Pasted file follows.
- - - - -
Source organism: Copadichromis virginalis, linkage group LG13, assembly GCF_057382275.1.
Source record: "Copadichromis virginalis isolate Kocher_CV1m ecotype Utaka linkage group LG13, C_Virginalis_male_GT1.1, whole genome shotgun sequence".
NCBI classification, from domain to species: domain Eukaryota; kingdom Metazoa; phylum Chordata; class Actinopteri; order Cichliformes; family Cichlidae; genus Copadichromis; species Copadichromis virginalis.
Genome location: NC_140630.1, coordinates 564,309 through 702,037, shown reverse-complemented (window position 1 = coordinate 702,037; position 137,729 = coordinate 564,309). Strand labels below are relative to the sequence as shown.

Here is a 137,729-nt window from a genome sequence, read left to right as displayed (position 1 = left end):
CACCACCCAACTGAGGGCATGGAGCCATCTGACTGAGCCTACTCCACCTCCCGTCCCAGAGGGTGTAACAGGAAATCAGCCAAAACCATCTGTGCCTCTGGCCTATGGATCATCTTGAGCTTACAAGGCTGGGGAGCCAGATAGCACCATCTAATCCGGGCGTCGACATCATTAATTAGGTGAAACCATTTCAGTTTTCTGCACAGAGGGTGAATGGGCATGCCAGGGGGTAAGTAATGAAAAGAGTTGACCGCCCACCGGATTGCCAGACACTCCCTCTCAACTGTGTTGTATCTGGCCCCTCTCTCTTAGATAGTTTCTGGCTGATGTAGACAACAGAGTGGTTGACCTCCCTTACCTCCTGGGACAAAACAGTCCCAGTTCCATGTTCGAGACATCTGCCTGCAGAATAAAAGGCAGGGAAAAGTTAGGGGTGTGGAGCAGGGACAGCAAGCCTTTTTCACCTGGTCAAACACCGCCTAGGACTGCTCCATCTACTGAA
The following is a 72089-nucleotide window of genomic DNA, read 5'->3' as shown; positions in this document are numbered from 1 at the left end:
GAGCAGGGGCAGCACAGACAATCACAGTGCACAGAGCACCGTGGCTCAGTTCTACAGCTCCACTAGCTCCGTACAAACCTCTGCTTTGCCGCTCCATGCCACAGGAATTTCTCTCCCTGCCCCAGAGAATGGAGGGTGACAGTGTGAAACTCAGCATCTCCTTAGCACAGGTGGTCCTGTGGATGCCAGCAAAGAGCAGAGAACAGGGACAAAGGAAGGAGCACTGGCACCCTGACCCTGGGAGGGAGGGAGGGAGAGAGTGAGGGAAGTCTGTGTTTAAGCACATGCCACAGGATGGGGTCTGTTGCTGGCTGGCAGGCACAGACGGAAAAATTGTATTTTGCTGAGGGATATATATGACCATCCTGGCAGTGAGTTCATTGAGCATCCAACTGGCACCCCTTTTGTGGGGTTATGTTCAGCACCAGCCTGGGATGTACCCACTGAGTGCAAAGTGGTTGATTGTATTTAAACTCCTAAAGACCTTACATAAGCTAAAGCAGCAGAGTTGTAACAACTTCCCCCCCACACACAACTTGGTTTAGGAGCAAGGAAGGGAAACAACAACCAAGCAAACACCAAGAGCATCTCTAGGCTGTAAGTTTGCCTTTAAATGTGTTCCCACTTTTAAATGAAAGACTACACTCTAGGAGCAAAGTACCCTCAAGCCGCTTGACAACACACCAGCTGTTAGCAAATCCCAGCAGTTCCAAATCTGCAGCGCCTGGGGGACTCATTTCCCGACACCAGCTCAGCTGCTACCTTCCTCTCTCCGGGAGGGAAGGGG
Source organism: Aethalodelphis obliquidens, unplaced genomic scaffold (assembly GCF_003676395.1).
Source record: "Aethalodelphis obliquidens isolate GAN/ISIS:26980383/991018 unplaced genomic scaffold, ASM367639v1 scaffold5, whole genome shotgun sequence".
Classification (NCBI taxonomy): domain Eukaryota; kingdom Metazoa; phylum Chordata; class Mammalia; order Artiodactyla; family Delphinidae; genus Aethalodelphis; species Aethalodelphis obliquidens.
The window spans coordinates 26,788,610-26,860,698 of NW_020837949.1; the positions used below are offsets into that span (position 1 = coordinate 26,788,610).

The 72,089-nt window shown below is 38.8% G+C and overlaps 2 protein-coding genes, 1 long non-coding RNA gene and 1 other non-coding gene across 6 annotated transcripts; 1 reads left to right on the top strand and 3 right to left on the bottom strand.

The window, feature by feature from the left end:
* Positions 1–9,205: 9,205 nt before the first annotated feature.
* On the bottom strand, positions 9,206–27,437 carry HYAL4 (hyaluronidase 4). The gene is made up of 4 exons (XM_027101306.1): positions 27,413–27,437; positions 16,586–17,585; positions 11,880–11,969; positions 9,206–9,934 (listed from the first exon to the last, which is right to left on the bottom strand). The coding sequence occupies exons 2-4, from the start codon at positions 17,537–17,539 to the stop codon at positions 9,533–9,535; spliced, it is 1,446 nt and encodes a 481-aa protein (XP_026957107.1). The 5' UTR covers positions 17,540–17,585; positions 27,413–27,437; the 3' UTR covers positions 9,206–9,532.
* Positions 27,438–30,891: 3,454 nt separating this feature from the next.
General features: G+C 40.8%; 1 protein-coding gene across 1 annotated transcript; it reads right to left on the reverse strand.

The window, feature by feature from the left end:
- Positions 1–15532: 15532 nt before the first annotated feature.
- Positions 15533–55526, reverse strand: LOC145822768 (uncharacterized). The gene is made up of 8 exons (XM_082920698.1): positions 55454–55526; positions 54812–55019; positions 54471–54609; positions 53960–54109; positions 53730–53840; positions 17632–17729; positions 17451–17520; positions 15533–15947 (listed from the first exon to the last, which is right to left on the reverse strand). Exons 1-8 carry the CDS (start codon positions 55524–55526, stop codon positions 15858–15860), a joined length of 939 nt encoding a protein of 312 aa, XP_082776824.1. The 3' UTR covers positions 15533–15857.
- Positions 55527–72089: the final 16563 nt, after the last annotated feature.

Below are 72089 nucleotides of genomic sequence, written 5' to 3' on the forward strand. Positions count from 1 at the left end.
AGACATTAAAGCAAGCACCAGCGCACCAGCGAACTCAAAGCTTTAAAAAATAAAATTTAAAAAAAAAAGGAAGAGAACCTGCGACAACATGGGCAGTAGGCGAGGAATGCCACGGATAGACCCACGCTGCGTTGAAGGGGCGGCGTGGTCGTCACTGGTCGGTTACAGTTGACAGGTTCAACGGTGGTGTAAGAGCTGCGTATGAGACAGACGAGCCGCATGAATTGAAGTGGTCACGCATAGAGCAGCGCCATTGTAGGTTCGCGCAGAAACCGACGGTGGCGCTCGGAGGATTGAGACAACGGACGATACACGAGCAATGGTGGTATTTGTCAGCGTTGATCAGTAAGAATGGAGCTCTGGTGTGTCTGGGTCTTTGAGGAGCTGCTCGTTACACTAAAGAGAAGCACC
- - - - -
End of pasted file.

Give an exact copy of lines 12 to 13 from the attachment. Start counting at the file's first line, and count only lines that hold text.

The window spans coordinates 26,788,610-26,860,698 of NW_020837949.1; the positions used below are offsets into that span (position 1 = coordinate 26,788,610).

The 72,089-nt window shown below is 38.8% G+C and overlaps 2 protein-coding genes, 1 long non-coding RNA gene and 1 other non-coding gene across 6 annotated transcripts; 1 reads left to right on the top strand and 3 right to left on the bottom strand.